Neoconservatives have fallen into this way of thinking. The only standard by which they judge - orthodoxy is whether or not one follows the current Magisterium. As a general rule, traditionalists tend to be orthodox in the sense that they are obedient to the current Magisterium, even though they disagree about matters of discipline and have some reservations about certain aspects of current magisterial teachings that seem to contradict the previous Magisterium (e.g., the role of the ecumenical movement). Traditionalists tend to take not just the current Magisterium as their norm but also Scripture, intrinsic tradition, extrinsic tradition and the current Magisterium as the principles of judgment of correct Catholic thinking. This is what distinguishes traditionalists and neoconservatives
Inevitably, this magisterialism has led to a form of positivism. Since there are no principles of judgment other than the current Magisterium, whatever the current Magisterium says is always what is “orthodox.” In other words, psychologically the neoconservatives have been left in a position in which the extrinsic and intrinsic tradition are no longer included in the norms of judging whether something is orthodox or not. As a result, whatever comes out of the Vatican, regardless of its authoritative weight, is to be held, even if it contradicts what was taught with comparable authority in the past. Since non-infallible ordinary acts of the Magisterium can be erroneous, this leaves one in a precarious situation if one takes as true only what the current Magisterium says. While we are required to give religious assent even to the non-infallible teachings of the Church, what are we to do when a magisterial document contradicts other current or previous teachings and one does not have any more authoritative weight than the other? It is too simplistic merely to say that we are to follow the current teaching. What would happen if in a period of crisis, like our own, a non-infallible ordinary magisterial teaching contradicted what was in fact the truth? If one part of the Magisterium contradicts another, both being at the same level, which is to believed?
Unfortunately, what has happened is that many neoconservatives have acted as if non-infallible ordinary magisterial teachings (such as, for instance, the role of inculturation in the liturgy as stated in the Catechism of the Catholic Church) are, in fact, infallible when the current Magisterium promulgates them. This is a positivist mentality. Many of the things that neoconservatives do are the result of implicitly adopting principles that they have not fully or explicitly considered. Many of them would deny this characterization because they do not intellectually hold to what, in fact, are their operative principles. - Fr. Chad Ripperger, F.S.S.P. [http://www.latinmassmagazine.com/articles/articles_2001_sp_ripperger.html] - The Catholic Monitor comment section [https://www.thecatholicmonitor.com/2022/06/a-catholic-monitor-discussion-on.html]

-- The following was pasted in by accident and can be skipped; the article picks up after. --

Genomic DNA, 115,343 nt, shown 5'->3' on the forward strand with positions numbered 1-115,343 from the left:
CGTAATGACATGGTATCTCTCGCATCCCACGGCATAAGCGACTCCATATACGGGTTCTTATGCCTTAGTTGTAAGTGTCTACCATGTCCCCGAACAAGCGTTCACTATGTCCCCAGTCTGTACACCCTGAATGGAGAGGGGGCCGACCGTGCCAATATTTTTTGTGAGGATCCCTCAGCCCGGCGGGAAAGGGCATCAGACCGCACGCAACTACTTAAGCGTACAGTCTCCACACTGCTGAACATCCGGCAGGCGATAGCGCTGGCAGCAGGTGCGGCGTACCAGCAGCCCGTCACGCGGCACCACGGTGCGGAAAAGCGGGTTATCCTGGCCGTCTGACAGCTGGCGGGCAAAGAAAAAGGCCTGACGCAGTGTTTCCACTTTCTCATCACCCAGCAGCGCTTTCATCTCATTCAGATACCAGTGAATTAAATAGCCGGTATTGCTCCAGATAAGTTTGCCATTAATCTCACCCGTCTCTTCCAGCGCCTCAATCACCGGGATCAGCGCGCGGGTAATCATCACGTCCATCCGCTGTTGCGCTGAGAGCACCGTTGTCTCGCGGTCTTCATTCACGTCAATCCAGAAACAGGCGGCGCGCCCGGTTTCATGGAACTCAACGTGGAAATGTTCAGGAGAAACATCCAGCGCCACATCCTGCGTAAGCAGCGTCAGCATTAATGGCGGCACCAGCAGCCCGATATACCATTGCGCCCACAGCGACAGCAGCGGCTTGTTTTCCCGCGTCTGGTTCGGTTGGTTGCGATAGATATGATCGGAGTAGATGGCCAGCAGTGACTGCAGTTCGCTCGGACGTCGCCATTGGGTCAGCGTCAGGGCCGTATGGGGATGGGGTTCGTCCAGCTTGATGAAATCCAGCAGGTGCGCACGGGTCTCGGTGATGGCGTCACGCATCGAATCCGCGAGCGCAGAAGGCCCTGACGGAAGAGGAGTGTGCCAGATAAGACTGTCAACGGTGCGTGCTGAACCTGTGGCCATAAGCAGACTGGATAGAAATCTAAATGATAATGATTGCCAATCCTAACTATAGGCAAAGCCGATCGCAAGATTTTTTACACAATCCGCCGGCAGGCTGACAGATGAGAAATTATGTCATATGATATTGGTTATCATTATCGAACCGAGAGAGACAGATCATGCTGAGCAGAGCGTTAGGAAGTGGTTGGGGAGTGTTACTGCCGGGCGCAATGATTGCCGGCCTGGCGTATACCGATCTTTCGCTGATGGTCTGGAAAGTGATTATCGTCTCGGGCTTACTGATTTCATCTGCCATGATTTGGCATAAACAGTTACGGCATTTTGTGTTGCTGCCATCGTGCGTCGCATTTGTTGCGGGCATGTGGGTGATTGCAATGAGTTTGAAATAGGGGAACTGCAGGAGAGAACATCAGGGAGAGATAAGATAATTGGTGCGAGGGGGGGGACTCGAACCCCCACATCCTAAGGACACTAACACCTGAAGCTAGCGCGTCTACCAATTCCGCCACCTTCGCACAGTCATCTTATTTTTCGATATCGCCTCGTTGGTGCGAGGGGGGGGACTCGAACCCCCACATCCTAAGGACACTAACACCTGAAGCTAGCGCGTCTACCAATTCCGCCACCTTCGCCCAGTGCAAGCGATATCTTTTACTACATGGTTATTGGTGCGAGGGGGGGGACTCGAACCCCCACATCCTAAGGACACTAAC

The Catholic Monitor would like to recommend Fr. Paul Kramer's book "On the true and the false pope: The case against Bergoglio" to Sedevacantists on the difference between Francis and Pope Benedict XVI:
On the true and the false pope: The case against Bergoglio Paperback – November 15, 2021...
This volume also presents a summary of the main points of the Catholic doctrine on papal heresy in a compressed form, with new material and arguments explaining points which were only touched upon in the first volume, such as the essential distinction between episcopal and papal authority, so as to make the Church’s doctrine on the question of papal heresy more easily and clearly understandable.
(Soft cover edition) [https://www.amazon.com/true-false-pope-against-Bergoglio/dp/1945658266]
Next, as all Catholic Monitor (CM) readers know the CM comment section has been having a lively ongoing discussion with Sedevacantists and Francis advocates who are possibly Traditionalists as well as conservatives (Neoconservatives) for the last few weeks. Below are discussions where some of the above quotes were taken from: